On Mon, Sep 04, 2006 at 01:23:16PM +0900, M. Edward (Ed) Borasky wrote:
> 
> The gap has narrowed. It's rare that an assembly language coder can beat
> a compiler by more than a factor of 2 these days, and on some
> architectures it's a dead tie -- there's only one way to do something
> and the compiler always finds it. Interpreters are better now too,
> mostly because today's languages have such a large component that has to
> be dealt with at run time anyway that the "heavy lifting" is done by
> compiled code.

This brings me to a thought I've been having a lot, lately: that the
future of compiled code will probably start looking in some ways more
and more like interpreted code.  I don't see why we can't, relatively
soon, have a compiler that produces a compiled executable of a dynamic
language such as Ruby that does not require a VM or interpreter to be
run (outside of the very loose definition of "interpreter" or "VM" that
might include your whole OS in that definition).  The dynamic aspects of
the language would be handled by the executable binary itself, rather
than by an interpreter external to the program.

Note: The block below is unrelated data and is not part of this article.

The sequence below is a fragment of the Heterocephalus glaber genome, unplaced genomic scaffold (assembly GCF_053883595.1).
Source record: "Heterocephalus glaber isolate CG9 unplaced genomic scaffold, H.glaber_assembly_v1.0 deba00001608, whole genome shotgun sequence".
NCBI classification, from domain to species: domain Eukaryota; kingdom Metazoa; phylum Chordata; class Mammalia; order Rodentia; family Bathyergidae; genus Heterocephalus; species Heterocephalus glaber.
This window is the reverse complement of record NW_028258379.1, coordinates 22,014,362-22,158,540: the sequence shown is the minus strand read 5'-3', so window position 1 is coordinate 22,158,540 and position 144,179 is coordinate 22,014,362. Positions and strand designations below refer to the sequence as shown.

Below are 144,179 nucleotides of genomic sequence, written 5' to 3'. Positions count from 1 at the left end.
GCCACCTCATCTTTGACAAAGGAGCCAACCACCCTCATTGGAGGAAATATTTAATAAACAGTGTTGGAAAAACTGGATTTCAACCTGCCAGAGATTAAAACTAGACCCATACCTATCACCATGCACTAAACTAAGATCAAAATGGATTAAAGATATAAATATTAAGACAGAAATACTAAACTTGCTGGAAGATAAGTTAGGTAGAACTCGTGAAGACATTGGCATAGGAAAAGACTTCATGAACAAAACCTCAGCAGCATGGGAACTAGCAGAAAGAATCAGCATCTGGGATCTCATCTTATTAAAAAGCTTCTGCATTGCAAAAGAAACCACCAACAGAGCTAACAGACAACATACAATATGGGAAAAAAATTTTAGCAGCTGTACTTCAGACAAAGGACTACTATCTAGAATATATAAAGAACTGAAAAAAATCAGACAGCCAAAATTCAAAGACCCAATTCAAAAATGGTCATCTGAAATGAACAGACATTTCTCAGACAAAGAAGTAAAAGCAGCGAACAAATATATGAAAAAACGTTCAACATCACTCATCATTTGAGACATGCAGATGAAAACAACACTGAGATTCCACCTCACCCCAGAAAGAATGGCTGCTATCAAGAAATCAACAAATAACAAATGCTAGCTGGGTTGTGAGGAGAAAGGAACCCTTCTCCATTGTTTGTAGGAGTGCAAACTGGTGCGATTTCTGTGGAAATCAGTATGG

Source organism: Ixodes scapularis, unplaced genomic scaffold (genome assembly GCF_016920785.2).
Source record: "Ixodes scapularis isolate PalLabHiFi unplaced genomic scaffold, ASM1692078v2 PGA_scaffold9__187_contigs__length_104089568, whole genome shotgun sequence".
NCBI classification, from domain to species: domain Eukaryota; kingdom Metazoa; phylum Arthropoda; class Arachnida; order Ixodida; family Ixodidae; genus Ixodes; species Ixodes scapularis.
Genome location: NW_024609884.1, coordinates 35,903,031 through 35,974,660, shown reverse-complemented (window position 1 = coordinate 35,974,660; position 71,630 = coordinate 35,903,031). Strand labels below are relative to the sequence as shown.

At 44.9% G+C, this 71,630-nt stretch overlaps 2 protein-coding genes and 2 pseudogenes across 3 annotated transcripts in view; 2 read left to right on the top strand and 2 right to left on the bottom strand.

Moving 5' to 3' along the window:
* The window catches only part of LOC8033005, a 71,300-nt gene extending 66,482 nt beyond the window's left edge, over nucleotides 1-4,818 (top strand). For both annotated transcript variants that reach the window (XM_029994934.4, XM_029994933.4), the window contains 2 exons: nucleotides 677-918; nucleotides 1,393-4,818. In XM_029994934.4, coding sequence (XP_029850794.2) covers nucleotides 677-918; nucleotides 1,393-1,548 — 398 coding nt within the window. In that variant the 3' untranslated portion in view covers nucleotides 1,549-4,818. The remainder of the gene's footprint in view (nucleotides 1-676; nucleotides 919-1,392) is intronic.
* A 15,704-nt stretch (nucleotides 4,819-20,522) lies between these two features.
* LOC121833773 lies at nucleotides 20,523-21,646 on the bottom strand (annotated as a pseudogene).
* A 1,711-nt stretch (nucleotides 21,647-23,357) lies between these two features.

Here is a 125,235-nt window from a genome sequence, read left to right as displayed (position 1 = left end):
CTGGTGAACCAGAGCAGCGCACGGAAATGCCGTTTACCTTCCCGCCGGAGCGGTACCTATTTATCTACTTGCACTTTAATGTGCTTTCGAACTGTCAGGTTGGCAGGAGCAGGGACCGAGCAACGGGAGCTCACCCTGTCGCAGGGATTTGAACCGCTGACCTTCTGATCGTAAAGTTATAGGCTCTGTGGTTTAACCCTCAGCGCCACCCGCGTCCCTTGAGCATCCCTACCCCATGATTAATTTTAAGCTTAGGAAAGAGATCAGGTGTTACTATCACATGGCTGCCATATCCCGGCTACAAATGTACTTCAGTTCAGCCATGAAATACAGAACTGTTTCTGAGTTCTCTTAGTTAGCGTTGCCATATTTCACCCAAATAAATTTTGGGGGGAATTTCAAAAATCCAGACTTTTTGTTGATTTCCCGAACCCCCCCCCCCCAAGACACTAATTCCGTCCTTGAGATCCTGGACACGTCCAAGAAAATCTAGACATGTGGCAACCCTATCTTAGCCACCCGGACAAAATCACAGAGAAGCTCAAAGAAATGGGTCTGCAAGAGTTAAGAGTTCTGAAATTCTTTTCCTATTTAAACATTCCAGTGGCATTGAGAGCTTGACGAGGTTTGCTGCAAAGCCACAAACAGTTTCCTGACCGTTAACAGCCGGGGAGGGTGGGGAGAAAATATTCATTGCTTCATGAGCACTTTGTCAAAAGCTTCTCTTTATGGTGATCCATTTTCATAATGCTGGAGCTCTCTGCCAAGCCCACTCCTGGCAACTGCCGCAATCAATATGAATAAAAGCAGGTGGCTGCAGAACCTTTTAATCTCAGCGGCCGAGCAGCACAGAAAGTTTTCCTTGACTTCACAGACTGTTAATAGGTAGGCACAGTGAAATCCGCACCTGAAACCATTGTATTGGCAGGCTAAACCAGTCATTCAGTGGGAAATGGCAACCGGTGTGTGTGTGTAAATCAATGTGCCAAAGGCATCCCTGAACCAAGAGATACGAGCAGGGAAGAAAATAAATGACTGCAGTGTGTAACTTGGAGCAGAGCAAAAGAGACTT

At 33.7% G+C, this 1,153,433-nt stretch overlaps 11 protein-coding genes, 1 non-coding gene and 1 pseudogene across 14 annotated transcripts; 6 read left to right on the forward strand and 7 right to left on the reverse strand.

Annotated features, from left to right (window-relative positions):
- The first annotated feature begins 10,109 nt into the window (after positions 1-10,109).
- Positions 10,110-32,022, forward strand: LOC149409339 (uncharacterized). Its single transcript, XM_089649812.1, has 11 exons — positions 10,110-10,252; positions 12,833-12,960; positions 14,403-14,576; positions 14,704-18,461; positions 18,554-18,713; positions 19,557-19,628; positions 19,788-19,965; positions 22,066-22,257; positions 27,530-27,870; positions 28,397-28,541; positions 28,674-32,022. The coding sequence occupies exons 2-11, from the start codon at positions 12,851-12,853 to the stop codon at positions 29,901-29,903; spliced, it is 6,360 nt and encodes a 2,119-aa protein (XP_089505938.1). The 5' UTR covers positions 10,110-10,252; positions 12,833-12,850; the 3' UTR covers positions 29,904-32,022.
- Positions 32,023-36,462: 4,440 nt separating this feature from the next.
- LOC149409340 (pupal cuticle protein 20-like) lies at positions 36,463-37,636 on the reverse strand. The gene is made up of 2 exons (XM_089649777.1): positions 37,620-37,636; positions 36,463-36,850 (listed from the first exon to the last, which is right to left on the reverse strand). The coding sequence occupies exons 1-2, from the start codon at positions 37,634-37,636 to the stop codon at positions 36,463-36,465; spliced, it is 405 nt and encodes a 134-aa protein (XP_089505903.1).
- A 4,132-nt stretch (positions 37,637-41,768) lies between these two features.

I'm not entirely sure how to explain what I'm thinking at this time so
I'm sure I get my point across.  Hopefully someone who reads this will
get where I'm aiming, and may even be able to help me clarify it.


> 
> I'm not sure JIT is "necessary" for efficient interpretation of Ruby
> anyway. But you're right ... if the economics is there, the gap will get
> closed, just like the compiler/assembler gap got closed.

There are things that Ruby allows that simply cannot be done without a
certain amount of runtime interpretation, with the possible exception of
the evolution of persistent compiled executable binaries described
above.

-- 
CCD CopyWrite Chad Perrin [ http://ccd.apotheon.org ]
"It's just incredible that a trillion-synapse computer could actually
spend Saturday afternoon watching a football game." - Marvin Minsky